FRED DE SAM LAZARO: The relatively recent arrival on the scene of embryonic stem cell research, particularly in commercial labs, has led to concern that there aren't adequate regulations to prevent abuses. Could embryos be sold, for example, or eggs removed from a woman without her consent? Could embryos be cloned?
The government of India is only now drawing up guidelines for stem cell research, and laws have not always prevented abuses in a country where modern medicine and medieval poverty are neighbors. For example, many people are forced by desperate circumstances to sell their kidneys to a thriving transplant industry. Like organ sales, it is against the law to use sonograms for sex selection. Still, they are routinely used to detect female fetuses, which are then aborted in a society that favors boys.
DR. D. BALASUBRAMANYAM, L.V. Prasad Institute: I think we are learning... we are a nation that is only very slowly learning about the ethical impact of this. And often I think in a society where you really have centuries of tradition, which suddenly are confronted by newer discoveries and inventions... well, generally technology runs at supersonic speed; jurisprudence is far more languid in its progress. And if it's also added on to traditions, deadening traditions, I think it's going to be an uphill, but hopeful, fight.
FRED DE SAM LAZARO: Dr. D. Balasubramanyam, research director at the Prasad Institute, says there's still time to develop enforceable guidelines governing stem cell work.
DR. D. BALASUBRAMANYAM: We are still yet to get onto a stage where the final product is so easily seen.
FRED DE SAM LAZARO: You don't worry too much about this particular science because it's too distant into the future?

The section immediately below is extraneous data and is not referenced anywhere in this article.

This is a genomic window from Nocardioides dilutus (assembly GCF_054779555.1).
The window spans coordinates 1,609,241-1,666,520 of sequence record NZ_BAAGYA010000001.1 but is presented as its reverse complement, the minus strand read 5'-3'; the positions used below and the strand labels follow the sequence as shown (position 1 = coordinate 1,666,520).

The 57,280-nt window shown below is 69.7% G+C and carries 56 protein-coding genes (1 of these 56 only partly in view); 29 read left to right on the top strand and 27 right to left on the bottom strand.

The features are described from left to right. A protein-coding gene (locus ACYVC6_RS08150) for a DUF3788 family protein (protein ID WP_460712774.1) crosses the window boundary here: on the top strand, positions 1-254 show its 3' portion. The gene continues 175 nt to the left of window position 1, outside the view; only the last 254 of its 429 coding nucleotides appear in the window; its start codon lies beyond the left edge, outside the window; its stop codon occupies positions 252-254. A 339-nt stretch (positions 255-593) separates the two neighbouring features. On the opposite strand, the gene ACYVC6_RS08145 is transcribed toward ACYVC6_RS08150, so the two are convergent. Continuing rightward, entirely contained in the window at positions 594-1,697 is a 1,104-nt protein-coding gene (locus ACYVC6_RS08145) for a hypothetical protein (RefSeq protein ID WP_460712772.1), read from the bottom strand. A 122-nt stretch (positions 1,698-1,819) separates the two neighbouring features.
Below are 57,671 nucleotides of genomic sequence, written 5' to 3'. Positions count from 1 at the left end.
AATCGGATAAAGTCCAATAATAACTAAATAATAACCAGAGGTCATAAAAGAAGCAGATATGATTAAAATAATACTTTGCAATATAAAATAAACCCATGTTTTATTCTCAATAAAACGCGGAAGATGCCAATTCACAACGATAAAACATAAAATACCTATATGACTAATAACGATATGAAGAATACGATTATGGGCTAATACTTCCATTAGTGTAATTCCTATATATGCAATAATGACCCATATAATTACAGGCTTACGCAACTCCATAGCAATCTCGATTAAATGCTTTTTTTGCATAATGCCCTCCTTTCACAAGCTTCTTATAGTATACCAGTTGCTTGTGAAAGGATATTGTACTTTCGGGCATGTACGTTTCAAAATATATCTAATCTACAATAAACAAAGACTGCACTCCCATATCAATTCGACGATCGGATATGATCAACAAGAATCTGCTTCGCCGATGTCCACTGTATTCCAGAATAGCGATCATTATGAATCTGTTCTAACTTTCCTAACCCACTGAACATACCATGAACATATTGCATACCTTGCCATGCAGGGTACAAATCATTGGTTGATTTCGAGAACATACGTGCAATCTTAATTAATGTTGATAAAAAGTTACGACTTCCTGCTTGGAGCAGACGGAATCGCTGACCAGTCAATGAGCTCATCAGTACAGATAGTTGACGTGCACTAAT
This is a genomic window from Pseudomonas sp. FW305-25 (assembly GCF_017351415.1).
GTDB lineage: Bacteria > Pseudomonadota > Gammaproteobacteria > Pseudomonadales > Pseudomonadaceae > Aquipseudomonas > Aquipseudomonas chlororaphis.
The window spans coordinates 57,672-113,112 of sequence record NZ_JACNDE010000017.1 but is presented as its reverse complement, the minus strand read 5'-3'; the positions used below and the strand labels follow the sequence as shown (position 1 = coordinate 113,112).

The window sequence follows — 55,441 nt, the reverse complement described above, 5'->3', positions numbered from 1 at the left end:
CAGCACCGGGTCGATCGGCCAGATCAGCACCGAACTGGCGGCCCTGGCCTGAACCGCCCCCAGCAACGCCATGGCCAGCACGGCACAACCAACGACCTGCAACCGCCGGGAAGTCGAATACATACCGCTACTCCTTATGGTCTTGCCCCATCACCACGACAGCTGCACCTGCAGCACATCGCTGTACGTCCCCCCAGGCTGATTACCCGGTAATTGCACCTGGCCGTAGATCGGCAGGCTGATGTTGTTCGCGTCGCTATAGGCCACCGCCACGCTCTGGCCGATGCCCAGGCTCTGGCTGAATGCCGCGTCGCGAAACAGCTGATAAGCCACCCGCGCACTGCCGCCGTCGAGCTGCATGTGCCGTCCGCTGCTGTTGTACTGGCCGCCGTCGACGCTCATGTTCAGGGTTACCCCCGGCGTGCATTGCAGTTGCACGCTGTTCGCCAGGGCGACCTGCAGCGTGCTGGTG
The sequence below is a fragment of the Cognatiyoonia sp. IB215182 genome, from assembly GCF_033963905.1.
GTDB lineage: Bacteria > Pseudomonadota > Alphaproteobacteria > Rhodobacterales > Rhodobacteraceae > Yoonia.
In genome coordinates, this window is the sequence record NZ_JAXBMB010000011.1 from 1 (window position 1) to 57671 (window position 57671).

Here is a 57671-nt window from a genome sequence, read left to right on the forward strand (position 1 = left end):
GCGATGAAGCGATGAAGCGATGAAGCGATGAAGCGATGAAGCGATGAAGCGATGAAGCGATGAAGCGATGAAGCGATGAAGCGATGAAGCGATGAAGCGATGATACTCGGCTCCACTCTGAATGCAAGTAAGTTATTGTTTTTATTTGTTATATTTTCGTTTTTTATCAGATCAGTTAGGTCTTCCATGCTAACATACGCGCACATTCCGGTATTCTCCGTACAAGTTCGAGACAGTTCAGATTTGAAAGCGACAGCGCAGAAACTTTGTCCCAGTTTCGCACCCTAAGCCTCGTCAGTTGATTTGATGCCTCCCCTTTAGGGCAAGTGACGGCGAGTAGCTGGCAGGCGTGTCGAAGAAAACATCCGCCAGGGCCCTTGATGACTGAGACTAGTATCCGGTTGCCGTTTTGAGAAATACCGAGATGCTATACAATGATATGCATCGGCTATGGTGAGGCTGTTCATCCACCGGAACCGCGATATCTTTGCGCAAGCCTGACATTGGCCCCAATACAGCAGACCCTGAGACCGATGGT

DR. D. BALASUBRAMANYAM: That would be right, yes.
FRED DE SAM LAZARO: Some ethicists say India faces more immediate basic needs, like clean water, sanitation, and adequate nutrition. Others, however, say there is also a need for new technology like stem cell therapy, to tackle indigenous diseases as well as those found in developed societies, like cardiac disease or Parkinson's. Dr. V.K. Vinayak is with the Department of Biotechnology, the chief regulatory agency.
DR. V.K. VINAYAK, Department of Biotechnology: We have lifestyle-related disorders like cardiac disease and diabetes. The age expectancy is going up. It's more than 60 years. So I see a very great potential for the stem cells.
FRED DE SAM LAZARO: And you think that in India, it can be done in an ethically sound environment...as ethically sound as anywhere else?
DR. V.K. VINAYAK: I'm sure. Right, right, sure.
FRED DE SAM LAZARO: No human cloning?
DR. V.K. VINAYAK: No human cloning. Right, right.
FRED DE SAM LAZARO: No sale of embryos?
DR. V.K. VINAYAK: No sale of embryo, right.
FRED DE SAM LAZARO: Every research project has to get the government's approval?
DR. V.K. VINAYAK: Right. That's true.
FRED DE SAM LAZARO: Dr. Parikh insists the embryos she uses to create stem cell lines are voluntarily donated by former patients of a fertility clinic she runs. Donors also sign consent forms, as in the U.S., but unlike their American colleagues, Indian scientists are not caught in a societal debate over when life begins.
DR. FIRUZA PARIKH: As yet, stem cell work in India is apolitical. In India, abortion is an accepted method of family planning. It is a very important need for our country, so I think the moral issues, the ethical issues have already been addressed by us several years ago.
FRED DE SAM LAZARO: And, Dr. Parikh and other scientists add, it will be several more years before the many science issues and challenges are addressed. Stem cell therapy remains very much in its infancy-- years, if not decades, away from clinical application.